Colorado-based Abound Solar— the makers of cadmium telluride (CdTe) thin-film solar modules designed for use in large solar power installations, versus residential or small commercial systems— raised a $110 million equity round, and secured a $400 million loan guarantee from the United States Department of Energy the company announced today.
Federal and equity financing of this magnitude signals domestic support of a technology that, in the solar manufacturing industry, is viewed as having a lower cost structure than others, and therefore a potential advantage in the market. Lux Research analysts predict that pricing for CdTe thin-film solar panels will fall from $1.81 per watt in 2009 to $0.98 per watt by 2015, with cost of goods falling from $0.80 per watt in 2009 to $0.54 per watt by 2015.
Abound Solar’s existing investors Invus Group, Bohemian Companies, DCM and Technology Partners participated in the new, $110 million equity round, joined by new investors BP Alternative Energy Ventures and West Hill Companies. The company has raised approximately $260 million in equity since starting up in 2007.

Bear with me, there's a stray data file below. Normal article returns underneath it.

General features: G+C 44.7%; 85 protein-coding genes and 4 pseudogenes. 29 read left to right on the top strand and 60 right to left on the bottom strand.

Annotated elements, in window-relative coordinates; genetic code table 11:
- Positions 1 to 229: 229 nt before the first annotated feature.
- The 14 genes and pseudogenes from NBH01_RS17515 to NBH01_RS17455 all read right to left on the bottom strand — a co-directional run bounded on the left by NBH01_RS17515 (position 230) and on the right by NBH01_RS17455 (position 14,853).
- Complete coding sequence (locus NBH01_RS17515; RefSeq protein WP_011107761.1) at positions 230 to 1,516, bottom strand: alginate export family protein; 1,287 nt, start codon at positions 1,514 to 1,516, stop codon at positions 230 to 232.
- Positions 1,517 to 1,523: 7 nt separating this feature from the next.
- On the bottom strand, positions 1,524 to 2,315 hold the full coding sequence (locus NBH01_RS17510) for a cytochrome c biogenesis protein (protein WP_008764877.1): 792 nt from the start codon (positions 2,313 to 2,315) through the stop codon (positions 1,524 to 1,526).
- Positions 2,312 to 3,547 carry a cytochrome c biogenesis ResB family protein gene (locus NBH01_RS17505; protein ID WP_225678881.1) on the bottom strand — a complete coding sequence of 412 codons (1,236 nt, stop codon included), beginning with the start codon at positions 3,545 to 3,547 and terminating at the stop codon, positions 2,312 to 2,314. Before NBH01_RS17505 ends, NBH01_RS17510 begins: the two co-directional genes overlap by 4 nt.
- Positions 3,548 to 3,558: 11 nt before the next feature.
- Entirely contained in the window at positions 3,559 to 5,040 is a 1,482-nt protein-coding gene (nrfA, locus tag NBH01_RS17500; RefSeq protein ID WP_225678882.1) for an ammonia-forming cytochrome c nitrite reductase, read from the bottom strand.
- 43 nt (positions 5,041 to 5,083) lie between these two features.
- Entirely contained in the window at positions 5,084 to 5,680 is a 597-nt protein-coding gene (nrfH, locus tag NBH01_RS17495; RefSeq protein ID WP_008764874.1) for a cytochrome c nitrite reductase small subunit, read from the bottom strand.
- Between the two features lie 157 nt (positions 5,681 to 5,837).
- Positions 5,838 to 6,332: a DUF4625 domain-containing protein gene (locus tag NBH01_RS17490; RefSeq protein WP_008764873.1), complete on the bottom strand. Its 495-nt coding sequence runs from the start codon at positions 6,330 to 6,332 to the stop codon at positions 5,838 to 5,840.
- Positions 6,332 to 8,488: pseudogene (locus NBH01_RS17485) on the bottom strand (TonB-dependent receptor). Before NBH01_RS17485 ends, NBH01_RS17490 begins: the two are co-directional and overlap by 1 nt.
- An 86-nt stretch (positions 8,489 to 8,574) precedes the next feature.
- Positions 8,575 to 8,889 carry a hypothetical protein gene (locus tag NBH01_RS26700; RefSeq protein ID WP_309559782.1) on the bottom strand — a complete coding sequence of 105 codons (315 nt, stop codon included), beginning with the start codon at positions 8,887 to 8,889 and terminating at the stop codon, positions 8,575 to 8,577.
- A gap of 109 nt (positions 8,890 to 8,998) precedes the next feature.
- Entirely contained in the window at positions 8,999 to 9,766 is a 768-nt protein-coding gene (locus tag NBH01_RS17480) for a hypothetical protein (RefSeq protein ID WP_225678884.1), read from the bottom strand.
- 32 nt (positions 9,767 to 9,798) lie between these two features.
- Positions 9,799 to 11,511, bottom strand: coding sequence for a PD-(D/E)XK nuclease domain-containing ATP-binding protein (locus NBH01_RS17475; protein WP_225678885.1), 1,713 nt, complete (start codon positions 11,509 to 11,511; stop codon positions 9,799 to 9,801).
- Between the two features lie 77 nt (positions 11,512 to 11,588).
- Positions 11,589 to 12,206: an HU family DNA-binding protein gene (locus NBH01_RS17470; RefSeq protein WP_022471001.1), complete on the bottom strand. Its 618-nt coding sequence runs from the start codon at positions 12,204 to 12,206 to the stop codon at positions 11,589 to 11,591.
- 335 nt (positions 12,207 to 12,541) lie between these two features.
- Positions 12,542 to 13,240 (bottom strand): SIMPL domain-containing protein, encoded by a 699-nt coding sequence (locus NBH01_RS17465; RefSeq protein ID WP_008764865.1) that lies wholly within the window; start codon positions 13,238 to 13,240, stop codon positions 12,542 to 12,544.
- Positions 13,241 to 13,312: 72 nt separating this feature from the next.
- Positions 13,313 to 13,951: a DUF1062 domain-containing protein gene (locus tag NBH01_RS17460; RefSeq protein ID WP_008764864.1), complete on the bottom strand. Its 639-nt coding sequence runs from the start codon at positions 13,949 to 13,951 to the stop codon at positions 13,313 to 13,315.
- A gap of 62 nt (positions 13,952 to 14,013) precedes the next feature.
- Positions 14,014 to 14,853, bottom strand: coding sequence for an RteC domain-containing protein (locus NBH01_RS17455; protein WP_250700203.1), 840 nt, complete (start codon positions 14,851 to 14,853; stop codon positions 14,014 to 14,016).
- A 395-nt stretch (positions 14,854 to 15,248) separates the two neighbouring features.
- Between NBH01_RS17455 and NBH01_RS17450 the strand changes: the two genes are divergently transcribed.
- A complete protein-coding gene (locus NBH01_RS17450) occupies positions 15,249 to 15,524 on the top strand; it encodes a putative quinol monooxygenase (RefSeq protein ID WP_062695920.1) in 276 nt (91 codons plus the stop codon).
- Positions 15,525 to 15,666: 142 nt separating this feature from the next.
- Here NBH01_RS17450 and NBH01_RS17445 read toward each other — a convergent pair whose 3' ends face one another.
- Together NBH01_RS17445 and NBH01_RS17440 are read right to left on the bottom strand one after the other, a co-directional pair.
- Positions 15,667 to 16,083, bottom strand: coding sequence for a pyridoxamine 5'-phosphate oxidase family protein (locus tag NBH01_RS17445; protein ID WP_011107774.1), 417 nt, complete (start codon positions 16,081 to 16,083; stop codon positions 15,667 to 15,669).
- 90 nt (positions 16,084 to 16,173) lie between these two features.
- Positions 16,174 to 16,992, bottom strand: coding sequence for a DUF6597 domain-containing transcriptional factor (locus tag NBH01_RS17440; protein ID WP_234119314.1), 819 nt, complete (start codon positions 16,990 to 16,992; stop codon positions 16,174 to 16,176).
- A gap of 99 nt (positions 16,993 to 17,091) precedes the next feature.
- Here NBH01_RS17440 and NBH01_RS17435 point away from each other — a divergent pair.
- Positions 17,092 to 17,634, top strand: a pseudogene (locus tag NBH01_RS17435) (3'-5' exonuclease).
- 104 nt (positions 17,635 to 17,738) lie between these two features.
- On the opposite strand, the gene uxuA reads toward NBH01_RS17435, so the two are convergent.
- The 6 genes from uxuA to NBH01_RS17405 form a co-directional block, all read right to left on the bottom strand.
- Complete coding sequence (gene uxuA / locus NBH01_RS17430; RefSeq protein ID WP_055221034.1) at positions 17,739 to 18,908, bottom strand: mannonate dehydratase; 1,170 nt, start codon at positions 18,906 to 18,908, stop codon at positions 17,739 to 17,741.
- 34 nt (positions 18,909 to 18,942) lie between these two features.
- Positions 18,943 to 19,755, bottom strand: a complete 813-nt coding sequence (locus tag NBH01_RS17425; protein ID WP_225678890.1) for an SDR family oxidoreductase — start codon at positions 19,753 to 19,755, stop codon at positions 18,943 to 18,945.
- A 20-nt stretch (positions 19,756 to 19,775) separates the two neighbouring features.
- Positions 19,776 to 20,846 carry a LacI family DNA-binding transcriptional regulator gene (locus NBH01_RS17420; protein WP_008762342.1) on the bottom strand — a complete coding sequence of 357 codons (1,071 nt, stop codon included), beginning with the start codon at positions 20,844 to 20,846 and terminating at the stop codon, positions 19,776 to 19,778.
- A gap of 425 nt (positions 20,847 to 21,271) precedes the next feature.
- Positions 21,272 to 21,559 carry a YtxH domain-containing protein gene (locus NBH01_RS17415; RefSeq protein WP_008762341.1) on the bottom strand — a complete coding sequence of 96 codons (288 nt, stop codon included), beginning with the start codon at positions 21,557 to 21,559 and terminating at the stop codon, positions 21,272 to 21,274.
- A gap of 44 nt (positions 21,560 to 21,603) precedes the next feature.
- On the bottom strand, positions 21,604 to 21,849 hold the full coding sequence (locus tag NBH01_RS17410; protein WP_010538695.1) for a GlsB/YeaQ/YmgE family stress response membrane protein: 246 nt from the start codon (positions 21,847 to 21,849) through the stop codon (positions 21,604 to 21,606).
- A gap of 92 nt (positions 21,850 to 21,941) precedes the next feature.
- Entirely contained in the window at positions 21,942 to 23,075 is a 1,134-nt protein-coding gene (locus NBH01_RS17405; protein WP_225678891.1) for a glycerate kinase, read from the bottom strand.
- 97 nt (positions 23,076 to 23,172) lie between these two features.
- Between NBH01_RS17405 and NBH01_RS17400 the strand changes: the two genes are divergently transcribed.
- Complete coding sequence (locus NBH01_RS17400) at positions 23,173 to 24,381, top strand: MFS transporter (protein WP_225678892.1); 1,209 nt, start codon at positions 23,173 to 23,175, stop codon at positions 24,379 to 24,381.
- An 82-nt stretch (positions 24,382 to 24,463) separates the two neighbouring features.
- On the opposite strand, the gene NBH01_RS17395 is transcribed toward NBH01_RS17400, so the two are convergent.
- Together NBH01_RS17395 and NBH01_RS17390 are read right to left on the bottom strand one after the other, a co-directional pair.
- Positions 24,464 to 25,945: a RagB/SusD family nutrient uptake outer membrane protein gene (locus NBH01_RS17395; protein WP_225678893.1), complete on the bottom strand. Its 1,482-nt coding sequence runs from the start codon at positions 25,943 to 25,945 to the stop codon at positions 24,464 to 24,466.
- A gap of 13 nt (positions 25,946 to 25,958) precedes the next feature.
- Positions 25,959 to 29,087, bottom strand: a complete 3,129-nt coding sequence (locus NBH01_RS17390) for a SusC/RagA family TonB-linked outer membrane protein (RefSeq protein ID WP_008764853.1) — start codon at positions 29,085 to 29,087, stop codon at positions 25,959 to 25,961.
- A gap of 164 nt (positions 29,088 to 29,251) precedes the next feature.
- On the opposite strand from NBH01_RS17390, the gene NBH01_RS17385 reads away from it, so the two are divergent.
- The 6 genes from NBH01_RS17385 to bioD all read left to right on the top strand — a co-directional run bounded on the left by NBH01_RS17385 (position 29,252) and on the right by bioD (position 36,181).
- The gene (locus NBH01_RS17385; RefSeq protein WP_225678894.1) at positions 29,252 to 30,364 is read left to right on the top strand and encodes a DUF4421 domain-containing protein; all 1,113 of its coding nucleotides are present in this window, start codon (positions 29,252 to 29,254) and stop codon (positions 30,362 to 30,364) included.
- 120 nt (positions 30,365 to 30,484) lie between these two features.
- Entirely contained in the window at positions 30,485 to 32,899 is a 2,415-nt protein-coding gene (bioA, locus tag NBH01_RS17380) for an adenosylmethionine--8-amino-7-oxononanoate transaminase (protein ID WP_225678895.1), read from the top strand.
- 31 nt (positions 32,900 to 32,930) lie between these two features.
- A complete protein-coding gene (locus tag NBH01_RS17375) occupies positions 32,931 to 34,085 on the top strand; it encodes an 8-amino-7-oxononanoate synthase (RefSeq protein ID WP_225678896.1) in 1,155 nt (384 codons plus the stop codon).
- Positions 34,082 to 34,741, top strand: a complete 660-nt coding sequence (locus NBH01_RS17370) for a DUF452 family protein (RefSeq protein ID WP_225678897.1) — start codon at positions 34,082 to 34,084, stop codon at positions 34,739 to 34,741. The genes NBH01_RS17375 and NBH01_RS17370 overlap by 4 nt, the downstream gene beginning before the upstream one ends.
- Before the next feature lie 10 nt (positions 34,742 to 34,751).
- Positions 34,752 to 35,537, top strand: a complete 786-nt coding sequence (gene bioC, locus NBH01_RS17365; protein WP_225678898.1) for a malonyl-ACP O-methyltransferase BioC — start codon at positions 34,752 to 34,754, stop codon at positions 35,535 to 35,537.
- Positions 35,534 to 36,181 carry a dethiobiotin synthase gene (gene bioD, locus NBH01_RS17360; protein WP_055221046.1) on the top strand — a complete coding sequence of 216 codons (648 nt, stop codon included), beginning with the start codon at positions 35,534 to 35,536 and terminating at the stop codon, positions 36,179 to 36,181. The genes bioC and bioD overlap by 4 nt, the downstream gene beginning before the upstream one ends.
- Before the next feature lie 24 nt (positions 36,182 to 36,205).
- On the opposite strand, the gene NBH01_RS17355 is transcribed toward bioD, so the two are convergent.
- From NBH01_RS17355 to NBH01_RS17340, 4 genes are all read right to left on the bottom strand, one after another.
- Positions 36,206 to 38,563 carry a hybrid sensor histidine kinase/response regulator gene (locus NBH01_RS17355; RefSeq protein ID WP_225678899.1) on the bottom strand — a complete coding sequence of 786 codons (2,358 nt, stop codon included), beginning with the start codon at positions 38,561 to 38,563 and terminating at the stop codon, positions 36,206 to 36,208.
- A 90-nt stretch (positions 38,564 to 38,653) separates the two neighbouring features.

One of Abound Solar’s objectives is to produce solar modules that reduce the cost of generating solar electricity within large-scale, grid-connected utility and commercial applications.
According to a company statement:
“The debt and equity financings will enable Abound Solar to expand manufacturing capacity at both its existing facility in Colorado and later at a second site in Indiana, which when completed will create 1,200 new manufacturing jobs…When both plants are complete, Abound Solar will be able to produce more than 840 megawatts of solar modules annually. The company has already begun construction of a second manufacturing line at its Longmont, Colorado facility to increase production rates in 2011.”
A report from GTM Research (The U.S. Utility PV Market: Demand…and Project Economics Through 2015) predicts that: U.S. utilities will increase their investments in solar power generation each year through 2015 to meet states’ demands for solar energy; and installations of solar projects for utility customers could reach about 3,000 megawatts annually, worth some $8 billion over the same period.
Abound Solar (formerly AVA Solar) faces multiple contenders for a piece of this market, including U.S. companies like NASDAQ-traded First Solar (FSLR) which also makes CdTe thin-film solar panels, and SunPower Corp. (SPWRB) which makes crystalline solar panels that are appropriate for use in utility-scale projects and are typically more “power dense,” or efficient than thin-film.
International solar manufacturers like Solar Frontier in Japan, Schott Solar and Sunfilm in Germany, or ENN Solar in China, are also vying to sell their technology to the same type of large-scale customers.